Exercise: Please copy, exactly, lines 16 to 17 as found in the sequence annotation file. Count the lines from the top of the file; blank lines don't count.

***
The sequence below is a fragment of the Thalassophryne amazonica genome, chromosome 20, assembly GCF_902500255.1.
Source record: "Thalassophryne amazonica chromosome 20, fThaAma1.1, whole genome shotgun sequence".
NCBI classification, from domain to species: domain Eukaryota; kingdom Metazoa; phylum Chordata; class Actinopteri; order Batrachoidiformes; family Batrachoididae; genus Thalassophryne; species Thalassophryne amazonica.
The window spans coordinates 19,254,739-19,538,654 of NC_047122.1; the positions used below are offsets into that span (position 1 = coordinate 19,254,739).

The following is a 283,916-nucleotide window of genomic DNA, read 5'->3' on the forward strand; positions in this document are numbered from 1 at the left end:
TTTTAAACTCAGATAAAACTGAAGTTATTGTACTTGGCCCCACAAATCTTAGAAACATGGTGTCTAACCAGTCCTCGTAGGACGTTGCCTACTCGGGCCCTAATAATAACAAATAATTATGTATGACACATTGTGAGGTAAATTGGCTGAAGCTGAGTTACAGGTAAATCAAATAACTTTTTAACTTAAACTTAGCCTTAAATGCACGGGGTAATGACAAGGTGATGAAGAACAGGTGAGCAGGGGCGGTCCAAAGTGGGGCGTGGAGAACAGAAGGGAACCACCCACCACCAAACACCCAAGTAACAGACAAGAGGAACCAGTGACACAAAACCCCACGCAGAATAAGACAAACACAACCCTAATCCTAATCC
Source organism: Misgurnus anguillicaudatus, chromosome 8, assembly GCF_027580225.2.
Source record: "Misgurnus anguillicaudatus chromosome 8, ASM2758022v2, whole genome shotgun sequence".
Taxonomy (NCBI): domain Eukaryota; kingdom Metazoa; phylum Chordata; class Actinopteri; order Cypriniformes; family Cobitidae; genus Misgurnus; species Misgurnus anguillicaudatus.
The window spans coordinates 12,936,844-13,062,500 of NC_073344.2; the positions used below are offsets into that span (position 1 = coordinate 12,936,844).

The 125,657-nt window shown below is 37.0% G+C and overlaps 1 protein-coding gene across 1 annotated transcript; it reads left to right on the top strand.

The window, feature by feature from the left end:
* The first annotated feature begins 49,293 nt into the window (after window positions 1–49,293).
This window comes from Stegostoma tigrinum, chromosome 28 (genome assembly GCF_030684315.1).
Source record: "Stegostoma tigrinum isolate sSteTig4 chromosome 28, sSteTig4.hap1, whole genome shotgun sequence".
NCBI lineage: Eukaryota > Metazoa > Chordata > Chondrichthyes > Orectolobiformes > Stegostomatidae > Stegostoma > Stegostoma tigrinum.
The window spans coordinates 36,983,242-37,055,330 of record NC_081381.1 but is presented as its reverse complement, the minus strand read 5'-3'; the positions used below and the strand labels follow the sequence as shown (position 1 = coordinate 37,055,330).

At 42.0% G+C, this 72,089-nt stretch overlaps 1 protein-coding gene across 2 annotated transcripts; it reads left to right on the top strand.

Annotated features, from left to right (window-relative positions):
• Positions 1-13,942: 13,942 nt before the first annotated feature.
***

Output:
NCBI lineage: Eukaryota > Metazoa > Chordata > Chondrichthyes > Orectolobiformes > Stegostomatidae > Stegostoma > Stegostoma tigrinum.
The window spans coordinates 36,983,242-37,055,330 of record NC_081381.1 but is presented as its reverse complement, the minus strand read 5'-3'; the positions used below and the strand labels follow the sequence as shown (position 1 = coordinate 37,055,330).